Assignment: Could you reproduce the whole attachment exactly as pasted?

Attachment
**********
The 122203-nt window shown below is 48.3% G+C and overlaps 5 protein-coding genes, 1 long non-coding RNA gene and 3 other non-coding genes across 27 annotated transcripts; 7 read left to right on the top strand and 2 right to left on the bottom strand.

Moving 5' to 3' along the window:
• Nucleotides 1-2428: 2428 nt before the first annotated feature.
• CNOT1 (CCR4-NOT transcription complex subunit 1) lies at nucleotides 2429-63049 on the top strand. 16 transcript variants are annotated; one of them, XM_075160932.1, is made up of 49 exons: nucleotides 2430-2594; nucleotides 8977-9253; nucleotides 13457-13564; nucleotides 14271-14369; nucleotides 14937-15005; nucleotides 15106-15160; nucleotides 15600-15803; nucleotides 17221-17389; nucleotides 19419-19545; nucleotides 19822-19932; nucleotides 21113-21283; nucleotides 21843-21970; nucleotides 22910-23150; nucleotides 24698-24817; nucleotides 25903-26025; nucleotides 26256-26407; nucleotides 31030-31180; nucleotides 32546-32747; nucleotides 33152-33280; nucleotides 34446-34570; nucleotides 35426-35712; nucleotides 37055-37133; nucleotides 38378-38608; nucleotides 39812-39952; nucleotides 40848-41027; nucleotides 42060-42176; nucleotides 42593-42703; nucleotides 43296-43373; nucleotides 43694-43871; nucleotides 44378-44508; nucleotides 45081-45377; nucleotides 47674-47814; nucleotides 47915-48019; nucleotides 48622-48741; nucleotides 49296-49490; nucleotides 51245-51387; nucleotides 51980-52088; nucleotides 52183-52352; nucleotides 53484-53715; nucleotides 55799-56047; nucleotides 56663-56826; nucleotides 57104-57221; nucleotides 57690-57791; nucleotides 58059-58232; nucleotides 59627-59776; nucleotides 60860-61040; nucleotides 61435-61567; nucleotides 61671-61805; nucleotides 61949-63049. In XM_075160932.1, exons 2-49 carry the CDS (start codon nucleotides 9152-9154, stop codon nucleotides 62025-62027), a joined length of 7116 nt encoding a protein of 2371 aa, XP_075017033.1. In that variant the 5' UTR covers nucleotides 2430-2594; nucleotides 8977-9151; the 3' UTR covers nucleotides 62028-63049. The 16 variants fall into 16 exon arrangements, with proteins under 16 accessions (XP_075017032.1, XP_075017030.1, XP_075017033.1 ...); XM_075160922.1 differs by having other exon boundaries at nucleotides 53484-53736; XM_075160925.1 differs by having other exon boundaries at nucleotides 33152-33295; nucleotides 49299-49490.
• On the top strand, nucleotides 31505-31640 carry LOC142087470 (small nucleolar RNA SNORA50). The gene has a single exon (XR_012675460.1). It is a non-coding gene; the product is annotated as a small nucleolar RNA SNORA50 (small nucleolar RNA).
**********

The 122203-nt window shown below is 48.3% G+C and overlaps 5 protein-coding genes, 1 long non-coding RNA gene and 3 other non-coding genes across 27 annotated transcripts; 7 read left to right on the top strand and 2 right to left on the bottom strand.

Moving 5' to 3' along the window:
• Nucleotides 1-2428: 2428 nt before the first annotated feature.
• CNOT1 (CCR4-NOT transcription complex subunit 1) lies at nucleotides 2429-63049 on the top strand. 16 transcript variants are annotated; one of them, XM_075160932.1, is made up of 49 exons: nucleotides 2430-2594; nucleotides 8977-9253; nucleotides 13457-13564; nucleotides 14271-14369; nucleotides 14937-15005; nucleotides 15106-15160; nucleotides 15600-15803; nucleotides 17221-17389; nucleotides 19419-19545; nucleotides 19822-19932; nucleotides 21113-21283; nucleotides 21843-21970; nucleotides 22910-23150; nucleotides 24698-24817; nucleotides 25903-26025; nucleotides 26256-26407; nucleotides 31030-31180; nucleotides 32546-32747; nucleotides 33152-33280; nucleotides 34446-34570; nucleotides 35426-35712; nucleotides 37055-37133; nucleotides 38378-38608; nucleotides 39812-39952; nucleotides 40848-41027; nucleotides 42060-42176; nucleotides 42593-42703; nucleotides 43296-43373; nucleotides 43694-43871; nucleotides 44378-44508; nucleotides 45081-45377; nucleotides 47674-47814; nucleotides 47915-48019; nucleotides 48622-48741; nucleotides 49296-49490; nucleotides 51245-51387; nucleotides 51980-52088; nucleotides 52183-52352; nucleotides 53484-53715; nucleotides 55799-56047; nucleotides 56663-56826; nucleotides 57104-57221; nucleotides 57690-57791; nucleotides 58059-58232; nucleotides 59627-59776; nucleotides 60860-61040; nucleotides 61435-61567; nucleotides 61671-61805; nucleotides 61949-63049. In XM_075160932.1, exons 2-49 carry the CDS (start codon nucleotides 9152-9154, stop codon nucleotides 62025-62027), a joined length of 7116 nt encoding a protein of 2371 aa, XP_075017033.1. In that variant the 5' UTR covers nucleotides 2430-2594; nucleotides 8977-9151; the 3' UTR covers nucleotides 62028-63049. The 16 variants fall into 16 exon arrangements, with proteins under 16 accessions (XP_075017032.1, XP_075017030.1, XP_075017033.1 ...); XM_075160922.1 differs by having other exon boundaries at nucleotides 53484-53736; XM_075160925.1 differs by having other exon boundaries at nucleotides 33152-33295; nucleotides 49299-49490.
• On the top strand, nucleotides 31505-31640 carry LOC142087470 (small nucleolar RNA SNORA50). The gene has a single exon (XR_012675460.1). It is a non-coding gene; the product is annotated as a small nucleolar RNA SNORA50 (small nucleolar RNA).